Obama's tax proposal could spur growth

Posted: September 21, 2011

"Higher taxes mean fewer jobs - it's that simple," presidential candidate Mitt Romney said earlier this week. Romney is one of many Republicans criticizing President Obama's newly proposed "Buffett rule," which would raise taxes on some wealthy Americans.

While it's true that the Buffett rule would increase taxes, a less understood fact is that it would lower marginal tax rates. And that could give business owners more incentive to create jobs.

The proposed rule states: "No household making over $1 million annually should pay a smaller share of its income in taxes than middle-class families pay." Details are still unclear, but suppose "middle-class families" pay 25 percent of their income in taxes, which is the marginal tax rate for many middle-income earners. If a "millionaire" already pays more than 25 percent of his income in taxes, the change won't affect him. But a millionaire whose income derives from both capital gains, taxed at just 15 percent, and business income, taxed at 35 percent, may well be paying less than 25 percent of his total income in taxes - and therefore would pay more under the Buffett rule.

But would such a millionaire have less incentive to create jobs? No, quite the contrary, because the Buffett rule lowers the marginal tax rate paid by the millionaires it affects, from 35 percent to 25 percent, even as it increases their total tax burden.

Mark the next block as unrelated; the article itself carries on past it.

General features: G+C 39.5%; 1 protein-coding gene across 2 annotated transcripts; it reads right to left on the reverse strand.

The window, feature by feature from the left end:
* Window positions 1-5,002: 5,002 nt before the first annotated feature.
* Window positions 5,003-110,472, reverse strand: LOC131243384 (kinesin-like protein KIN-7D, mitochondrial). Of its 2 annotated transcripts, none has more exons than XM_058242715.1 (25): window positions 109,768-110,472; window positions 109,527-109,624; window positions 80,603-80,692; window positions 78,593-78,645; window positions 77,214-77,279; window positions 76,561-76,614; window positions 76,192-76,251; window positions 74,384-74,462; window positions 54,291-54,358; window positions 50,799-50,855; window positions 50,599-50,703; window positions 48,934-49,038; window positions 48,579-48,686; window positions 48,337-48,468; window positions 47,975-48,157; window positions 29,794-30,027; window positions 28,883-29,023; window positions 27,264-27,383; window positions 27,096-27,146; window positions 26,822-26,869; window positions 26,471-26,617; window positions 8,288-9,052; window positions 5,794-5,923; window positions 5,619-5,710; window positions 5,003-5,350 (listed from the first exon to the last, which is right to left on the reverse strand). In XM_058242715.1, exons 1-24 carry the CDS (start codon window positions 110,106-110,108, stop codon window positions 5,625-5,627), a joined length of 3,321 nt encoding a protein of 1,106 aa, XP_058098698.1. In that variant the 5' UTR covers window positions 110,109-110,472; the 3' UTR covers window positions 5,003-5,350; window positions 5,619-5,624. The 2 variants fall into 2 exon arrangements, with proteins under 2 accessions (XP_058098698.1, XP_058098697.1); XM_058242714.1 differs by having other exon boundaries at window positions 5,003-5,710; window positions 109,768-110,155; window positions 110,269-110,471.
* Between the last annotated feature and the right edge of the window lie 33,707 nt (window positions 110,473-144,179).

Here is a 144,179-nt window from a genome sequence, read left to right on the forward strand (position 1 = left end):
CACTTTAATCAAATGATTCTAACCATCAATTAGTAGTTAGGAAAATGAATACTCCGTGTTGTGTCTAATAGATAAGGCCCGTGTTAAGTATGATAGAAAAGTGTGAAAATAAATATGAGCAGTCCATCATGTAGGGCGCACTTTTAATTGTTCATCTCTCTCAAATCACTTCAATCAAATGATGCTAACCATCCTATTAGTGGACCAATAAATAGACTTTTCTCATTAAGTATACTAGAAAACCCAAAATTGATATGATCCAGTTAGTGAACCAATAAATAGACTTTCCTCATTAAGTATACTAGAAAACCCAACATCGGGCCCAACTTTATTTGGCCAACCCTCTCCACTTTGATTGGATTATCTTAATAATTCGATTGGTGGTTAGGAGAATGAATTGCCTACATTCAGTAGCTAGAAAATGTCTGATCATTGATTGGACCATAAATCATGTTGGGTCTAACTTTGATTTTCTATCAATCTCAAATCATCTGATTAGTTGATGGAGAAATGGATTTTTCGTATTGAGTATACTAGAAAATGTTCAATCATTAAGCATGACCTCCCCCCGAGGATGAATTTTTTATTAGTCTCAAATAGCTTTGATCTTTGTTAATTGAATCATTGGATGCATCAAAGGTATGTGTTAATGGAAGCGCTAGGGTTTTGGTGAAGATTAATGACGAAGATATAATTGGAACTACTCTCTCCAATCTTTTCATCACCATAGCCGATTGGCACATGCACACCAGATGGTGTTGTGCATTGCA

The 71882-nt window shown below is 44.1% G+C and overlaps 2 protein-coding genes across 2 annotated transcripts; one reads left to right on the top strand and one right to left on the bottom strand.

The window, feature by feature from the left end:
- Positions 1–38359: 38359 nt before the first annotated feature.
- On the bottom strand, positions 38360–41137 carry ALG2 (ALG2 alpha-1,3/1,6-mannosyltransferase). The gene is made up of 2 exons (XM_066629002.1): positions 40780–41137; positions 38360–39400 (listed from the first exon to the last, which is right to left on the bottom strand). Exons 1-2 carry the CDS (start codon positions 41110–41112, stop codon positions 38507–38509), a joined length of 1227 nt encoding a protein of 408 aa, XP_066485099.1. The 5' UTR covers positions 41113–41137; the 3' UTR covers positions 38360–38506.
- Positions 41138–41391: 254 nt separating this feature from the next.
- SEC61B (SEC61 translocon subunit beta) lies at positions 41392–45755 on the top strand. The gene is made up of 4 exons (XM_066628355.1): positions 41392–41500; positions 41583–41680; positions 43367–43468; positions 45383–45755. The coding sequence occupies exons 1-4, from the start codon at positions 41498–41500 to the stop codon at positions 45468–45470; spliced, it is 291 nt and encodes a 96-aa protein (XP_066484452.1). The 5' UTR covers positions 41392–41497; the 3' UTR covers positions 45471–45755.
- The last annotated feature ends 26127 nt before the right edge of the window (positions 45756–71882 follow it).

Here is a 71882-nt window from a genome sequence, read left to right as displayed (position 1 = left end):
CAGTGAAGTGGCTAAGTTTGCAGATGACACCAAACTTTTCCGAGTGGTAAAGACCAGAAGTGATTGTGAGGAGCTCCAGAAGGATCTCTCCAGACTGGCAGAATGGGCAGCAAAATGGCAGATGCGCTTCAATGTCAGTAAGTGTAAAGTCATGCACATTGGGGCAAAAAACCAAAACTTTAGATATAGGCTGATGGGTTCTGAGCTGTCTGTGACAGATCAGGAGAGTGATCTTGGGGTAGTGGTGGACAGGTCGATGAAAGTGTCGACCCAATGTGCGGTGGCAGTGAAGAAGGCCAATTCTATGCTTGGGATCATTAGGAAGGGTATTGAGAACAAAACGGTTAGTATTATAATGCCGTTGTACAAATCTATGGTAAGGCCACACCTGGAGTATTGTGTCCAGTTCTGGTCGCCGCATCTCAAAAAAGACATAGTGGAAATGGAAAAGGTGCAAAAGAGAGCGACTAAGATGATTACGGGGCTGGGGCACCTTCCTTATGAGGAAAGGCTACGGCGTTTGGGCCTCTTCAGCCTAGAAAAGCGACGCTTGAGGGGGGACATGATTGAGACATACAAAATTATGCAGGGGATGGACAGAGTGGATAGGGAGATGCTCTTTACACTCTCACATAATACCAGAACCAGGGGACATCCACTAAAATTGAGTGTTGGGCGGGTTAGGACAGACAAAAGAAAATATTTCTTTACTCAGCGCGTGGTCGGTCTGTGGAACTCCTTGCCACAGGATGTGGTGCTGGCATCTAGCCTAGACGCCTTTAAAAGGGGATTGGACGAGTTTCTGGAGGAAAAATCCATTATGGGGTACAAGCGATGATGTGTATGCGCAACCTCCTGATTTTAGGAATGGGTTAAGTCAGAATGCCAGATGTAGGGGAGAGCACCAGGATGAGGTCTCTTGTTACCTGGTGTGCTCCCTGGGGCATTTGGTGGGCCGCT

Consider, for example, a millionaire whose income consists of $1 million in capital gains and $100,000 from a chain of hot dog stands. This millionaire pays taxes of 15 percent on capital gains and 35 percent on net income from the hot dog stands, for a total of $185,000 ($150,000 plus $35,000.) This amounts to an average tax rate of 16.8 percent, less than the 25 percent marginal rate paid by many middle earners.

Under the Buffett rule, he would have to pay 25 percent of all income in taxes, for a total of $275,000. However, he would be keeping 75 cents of every additional dollar generated by the hot dog stands, compared with 65 cents of every dollar without the Buffett rule. So this millionaire would have more incentive to expand his hot dog business, hire more workers, and so on.

So, for the millionaires it would apply to, the Buffett rule would effectively cut marginal tax rates 10 percent even as it raises the overall tax burden. Compare this with the Bush tax cuts, which lowered the marginal tax rate on the highest earners by about 5 percent. Anyone who argues that eliminating the Bush tax cut for the highest earners will destroy jobs must therefore acknowledge that the Buffett rule would create jobs.

It's not clear whether extending the Bush tax cuts for the wealthy would have a significant effect on business investment and job creation. If not, the cuts should probably be allowed to expire as part of a broader package of measures to address our fiscal challenges, especially given today's historically low tax rates.

On the other hand, if Republicans are correct that eliminating the cuts would hurt job creation, there's a reasonable argument for their extension, at least temporarily. In that case, however, the Buffett rule would also boost job creation.

Either way, because the Buffett rule raises revenue while lowering marginal tax rates, it's exactly the sort of tax reform that economists - and Republicans - should be able to get behind.

David McAdams is an associate professor at Duke University's Fuqua School of Business.

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